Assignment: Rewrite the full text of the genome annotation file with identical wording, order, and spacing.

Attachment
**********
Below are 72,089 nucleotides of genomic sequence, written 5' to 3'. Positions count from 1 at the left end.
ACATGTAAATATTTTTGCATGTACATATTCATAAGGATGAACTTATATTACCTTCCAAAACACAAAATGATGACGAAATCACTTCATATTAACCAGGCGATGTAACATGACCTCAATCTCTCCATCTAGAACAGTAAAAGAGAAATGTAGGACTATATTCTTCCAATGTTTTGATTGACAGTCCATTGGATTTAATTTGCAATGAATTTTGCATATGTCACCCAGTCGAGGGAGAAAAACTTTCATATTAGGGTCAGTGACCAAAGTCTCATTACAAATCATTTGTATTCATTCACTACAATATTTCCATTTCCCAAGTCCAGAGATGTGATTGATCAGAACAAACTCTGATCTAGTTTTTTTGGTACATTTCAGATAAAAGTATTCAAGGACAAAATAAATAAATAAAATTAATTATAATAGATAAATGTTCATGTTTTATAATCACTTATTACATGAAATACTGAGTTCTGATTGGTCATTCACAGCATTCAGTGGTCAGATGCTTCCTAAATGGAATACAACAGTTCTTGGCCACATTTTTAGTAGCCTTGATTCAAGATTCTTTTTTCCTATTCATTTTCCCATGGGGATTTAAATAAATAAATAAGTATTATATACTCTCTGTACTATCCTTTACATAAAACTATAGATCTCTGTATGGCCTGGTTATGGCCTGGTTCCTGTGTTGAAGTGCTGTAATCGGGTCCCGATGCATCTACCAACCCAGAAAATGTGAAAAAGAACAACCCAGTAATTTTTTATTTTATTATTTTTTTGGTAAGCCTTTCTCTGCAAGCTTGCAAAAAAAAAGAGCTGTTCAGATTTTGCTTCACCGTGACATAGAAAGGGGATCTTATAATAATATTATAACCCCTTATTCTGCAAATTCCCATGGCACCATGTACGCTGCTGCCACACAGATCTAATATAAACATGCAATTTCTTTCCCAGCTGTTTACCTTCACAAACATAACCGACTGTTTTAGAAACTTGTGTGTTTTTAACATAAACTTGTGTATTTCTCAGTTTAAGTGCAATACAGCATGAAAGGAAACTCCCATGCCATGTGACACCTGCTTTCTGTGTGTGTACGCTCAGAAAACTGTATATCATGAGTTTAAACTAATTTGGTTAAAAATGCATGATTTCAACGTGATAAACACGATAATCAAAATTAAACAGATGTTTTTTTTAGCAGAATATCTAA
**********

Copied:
Below are 72,089 nucleotides of genomic sequence, written 5' to 3'. Positions count from 1 at the left end.
ACATGTAAATATTTTTGCATGTACATATTCATAAGGATGAACTTATATTACCTTCCAAAACACAAAATGATGACGAAATCACTTCATATTAACCAGGCGATGTAACATGACCTCAATCTCTCCATCTAGAACAGTAAAAGAGAAATGTAGGACTATATTCTTCCAATGTTTTGATTGACAGTCCATTGGATTTAATTTGCAATGAATTTTGCATATGTCACCCAGTCGAGGGAGAAAAACTTTCATATTAGGGTCAGTGACCAAAGTCTCATTACAAATCATTTGTATTCATTCACTACAATATTTCCATTTCCCAAGTCCAGAGATGTGATTGATCAGAACAAACTCTGATCTAGTTTTTTTGGTACATTTCAGATAAAAGTATTCAAGGACAAAATAAATAAATAAAATTAATTATAATAGATAAATGTTCATGTTTTATAATCACTTATTACATGAAATACTGAGTTCTGATTGGTCATTCACAGCATTCAGTGGTCAGATGCTTCCTAAATGGAATACAACAGTTCTTGGCCACATTTTTAGTAGCCTTGATTCAAGATTCTTTTTTCCTATTCATTTTCCCATGGGGATTTAAATAAATAAATAAGTATTATATACTCTCTGTACTATCCTTTACATAAAACTATAGATCTCTGTATGGCCTGGTTATGGCCTGGTTCCTGTGTTGAAGTGCTGTAATCGGGTCCCGATGCATCTACCAACCCAGAAAATGTGAAAAAGAACAACCCAGTAATTTTTTATTTTATTATTTTTTTGGTAAGCCTTTCTCTGCAAGCTTGCAAAAAAAAAGAGCTGTTCAGATTTTGCTTCACCGTGACATAGAAAGGGGATCTTATAATAATATTATAACCCCTTATTCTGCAAATTCCCATGGCACCATGTACGCTGCTGCCACACAGATCTAATATAAACATGCAATTTCTTTCCCAGCTGTTTACCTTCACAAACATAACCGACTGTTTTAGAAACTTGTGTGTTTTTAACATAAACTTGTGTATTTCTCAGTTTAAGTGCAATACAGCATGAAAGGAAACTCCCATGCCATGTGACACCTGCTTTCTGTGTGTGTACGCTCAGAAAACTGTATATCATGAGTTTAAACTAATTTGGTTAAAAATGCATGATTTCAACGTGATAAACACGATAATCAAAATTAAACAGATGTTTTTTTTAGCAGAATATCTAA